In the Antarctic life in an isolated American research station is disrupted when a Norwegian helicopter appears chasing a dog. The Norwegians seem intent on killing the animal. One of the men has a rifle is shooting at the dog.
The helicopter lands just outside the American base and the pilot grabs a thermite charge but ends up dropping it blowing himself and the helicopter up. The dog runs up to the Americans who have gathered to see what all the commotion is about and the man with the gun ends up shooting one of the Americans. Garry (Donald Moffat) shots back and kills the Norwegian.
The Americans are puzzled and Dr. Cooper (Richard Dysart) decides that they need to go check out the Norwegian base forcing pilot MacReady (Kurt Russell) to take him there. They find that the base is in shambles and everyone is dead. One person even committed suicide. Dr. Cooper takes a bunch of their research. MacReady finds a giant block of ice where something once appeared to in it. Outside they find the partially burned remains of something that kind of looked human if human heads could stretch apart like silly putty.
Meanwhile the dog that the Norwegians were chasing has been running free around base. MacReady and Doc return and show everyone what they’ve found. Doc and Dr. Blair (Wilford Brimley) begin an autopsy on the remains. The dog is finally taken to a pen with other dogs where once left alone the dog sprouts tendrils and starts trying to assimilate and become all the other dogs. The sounds alert everyone who witness the horror show before Childs (Keith David) burns the creature with fire.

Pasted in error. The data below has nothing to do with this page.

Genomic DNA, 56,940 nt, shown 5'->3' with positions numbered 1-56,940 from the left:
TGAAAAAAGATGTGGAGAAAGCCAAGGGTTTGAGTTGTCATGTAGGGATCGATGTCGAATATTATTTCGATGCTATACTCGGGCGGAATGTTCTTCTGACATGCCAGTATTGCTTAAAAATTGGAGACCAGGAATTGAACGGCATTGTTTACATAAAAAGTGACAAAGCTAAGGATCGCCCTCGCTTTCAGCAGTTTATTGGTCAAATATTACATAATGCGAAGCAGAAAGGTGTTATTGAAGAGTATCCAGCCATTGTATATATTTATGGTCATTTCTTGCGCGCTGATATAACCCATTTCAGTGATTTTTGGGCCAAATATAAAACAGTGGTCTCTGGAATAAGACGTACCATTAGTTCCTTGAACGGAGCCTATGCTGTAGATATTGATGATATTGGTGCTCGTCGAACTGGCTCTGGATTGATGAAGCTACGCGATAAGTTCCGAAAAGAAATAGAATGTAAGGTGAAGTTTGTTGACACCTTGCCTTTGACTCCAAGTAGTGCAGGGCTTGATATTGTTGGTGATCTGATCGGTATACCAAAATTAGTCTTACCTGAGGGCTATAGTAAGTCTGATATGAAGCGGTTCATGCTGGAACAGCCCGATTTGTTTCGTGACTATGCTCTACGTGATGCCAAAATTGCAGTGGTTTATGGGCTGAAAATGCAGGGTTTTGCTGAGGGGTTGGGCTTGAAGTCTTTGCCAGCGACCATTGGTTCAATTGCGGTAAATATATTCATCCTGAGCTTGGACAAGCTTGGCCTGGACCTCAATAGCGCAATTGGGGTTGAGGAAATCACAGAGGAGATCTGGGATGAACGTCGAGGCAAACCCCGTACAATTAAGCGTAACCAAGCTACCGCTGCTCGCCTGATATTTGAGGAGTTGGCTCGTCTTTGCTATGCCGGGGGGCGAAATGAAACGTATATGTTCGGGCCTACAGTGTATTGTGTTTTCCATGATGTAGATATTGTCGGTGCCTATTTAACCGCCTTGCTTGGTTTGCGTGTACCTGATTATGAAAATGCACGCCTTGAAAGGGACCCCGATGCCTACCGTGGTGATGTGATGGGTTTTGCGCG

Blair discovers that the weird corpse had normal human organs. An autopsy of the dogs finds that whatever the thing is, it’s trying to imitate the living. Cooper discovers that the Norwegians had uncovered something in the ice. MacReady flies them out to the coordinates and they find a giant flying saucer that was buried in the ice for hundreds of years. The passenger was what was in the block of ice. The Norwegians thawed it and then tried to destroy it. This thing can become anyone and it wants to hide and escape the Antarctic. Now no one knows who’s really themselves and who is really the thing.
The movie opened to terrible reviews and it bombed at the box office . E.T. the Extra-Terrestrial had opened two weeks before and Blade Runner opened the same day as The Thing and nobody was interested in a the film. Over the years the movie has been reevaluated and it’s now considered a classic. I saw it earlier this year in the theatre during Cineplex Digital Film Festival and the movie has only improved with time.
This is brilliant movie and in my opinion it’s John Carpenter’s best film. It’s a remake of the 1951 movie The Thing from Another World and while that’s a pretty good movie, John Carpenter’s The Thing is one of the most intense horror movies ever. The sense of paranoia and the wondering who is who they claim to be while out in an isolated and very cold looking landscape (Kurt Russell’s beard constantly seems to have icicles in it) is brilliantly achieved here. And the effects, while practical are still very effective. It’s a masterpiece.
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